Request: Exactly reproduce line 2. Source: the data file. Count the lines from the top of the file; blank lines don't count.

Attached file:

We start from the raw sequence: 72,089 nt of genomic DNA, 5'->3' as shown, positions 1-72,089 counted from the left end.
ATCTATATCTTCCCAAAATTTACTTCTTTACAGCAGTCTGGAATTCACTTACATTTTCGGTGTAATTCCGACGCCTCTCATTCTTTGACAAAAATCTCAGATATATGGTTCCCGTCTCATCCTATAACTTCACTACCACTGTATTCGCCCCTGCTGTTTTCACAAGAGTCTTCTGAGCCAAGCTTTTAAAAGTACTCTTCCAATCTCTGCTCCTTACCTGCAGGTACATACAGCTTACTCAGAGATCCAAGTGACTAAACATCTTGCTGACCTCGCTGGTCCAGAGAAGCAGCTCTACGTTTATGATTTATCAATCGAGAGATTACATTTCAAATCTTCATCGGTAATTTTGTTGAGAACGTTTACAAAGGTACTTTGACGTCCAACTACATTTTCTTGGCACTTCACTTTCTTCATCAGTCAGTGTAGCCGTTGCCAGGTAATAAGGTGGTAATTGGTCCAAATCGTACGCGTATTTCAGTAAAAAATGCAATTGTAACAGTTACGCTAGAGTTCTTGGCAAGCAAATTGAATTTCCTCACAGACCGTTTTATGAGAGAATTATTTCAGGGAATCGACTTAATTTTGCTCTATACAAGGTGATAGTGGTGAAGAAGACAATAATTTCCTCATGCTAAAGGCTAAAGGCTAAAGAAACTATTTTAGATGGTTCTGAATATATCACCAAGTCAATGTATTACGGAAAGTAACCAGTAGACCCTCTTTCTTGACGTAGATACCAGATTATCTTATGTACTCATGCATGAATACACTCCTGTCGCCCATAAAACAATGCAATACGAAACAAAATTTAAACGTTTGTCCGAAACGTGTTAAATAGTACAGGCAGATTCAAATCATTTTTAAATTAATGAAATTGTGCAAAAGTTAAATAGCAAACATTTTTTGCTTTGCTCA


ATCTATATCTTCCCAAAATTTACTTCTTTACAGCAGTCTGGAATTCACTTACATTTTCGGTGTAATTCCGACGCCTCTCATTCTTTGACAAAAATCTCAGATATATGGTTCCCGTCTCATCCTATAACTTCACTACCACTGTATTCGCCCCTGCTGTTTTCACAAGAGTCTTCTGAGCCAAGCTTTTAAAAGTACTCTTCCAATCTCTGCTCCTTACCTGCAGGTACATACAGCTTACTCAGAGATCCAAGTGACTAAACATCTTGCTGACCTCGCTGGTCCAGAGAAGCAGCTCTACGTTTATGATTTATCAATCGAGAGATTACATTTCAAATCTTCATCGGTAATTTTGTTGAGAACGTTTACAAAGGTACTTTGACGTCCAACTACATTTTCTTGGCACTTCACTTTCTTCATCAGTCAGTGTAGCCGTTGCCAGGTAATAAGGTGGTAATTGGTCCAAATCGTACGCGTATTTCAGTAAAAAATGCAATTGTAACAGTTACGCTAGAGTTCTTGGCAAGCAAATTGAATTTCCTCACAGACCGTTTTATGAGAGAATTATTTCAGGGAATCGACTTAATTTTGCTCTATACAAGGTGATAGTGGTGAAGAAGACAATAATTTCCTCATGCTAAAGGCTAAAGGCTAAAGAAACTATTTTAGATGGTTCTGAATATATCACCAAGTCAATGTATTACGGAAAGTAACCAGTAGACCCTCTTTCTTGACGTAGATACCAGATTATCTTATGTACTCATGCATGAATACACTCCTGTCGCCCATAAAACAATGCAATACGAAACAAAATTTAAACGTTTGTCCGAAACGTGTTAAATAGTACAGGCAGATTCAAATCATTTTTAAATTAATGAAATTGTGCAAAAGTTAAATAGCAAACATTTTTTGCTTTGCTCA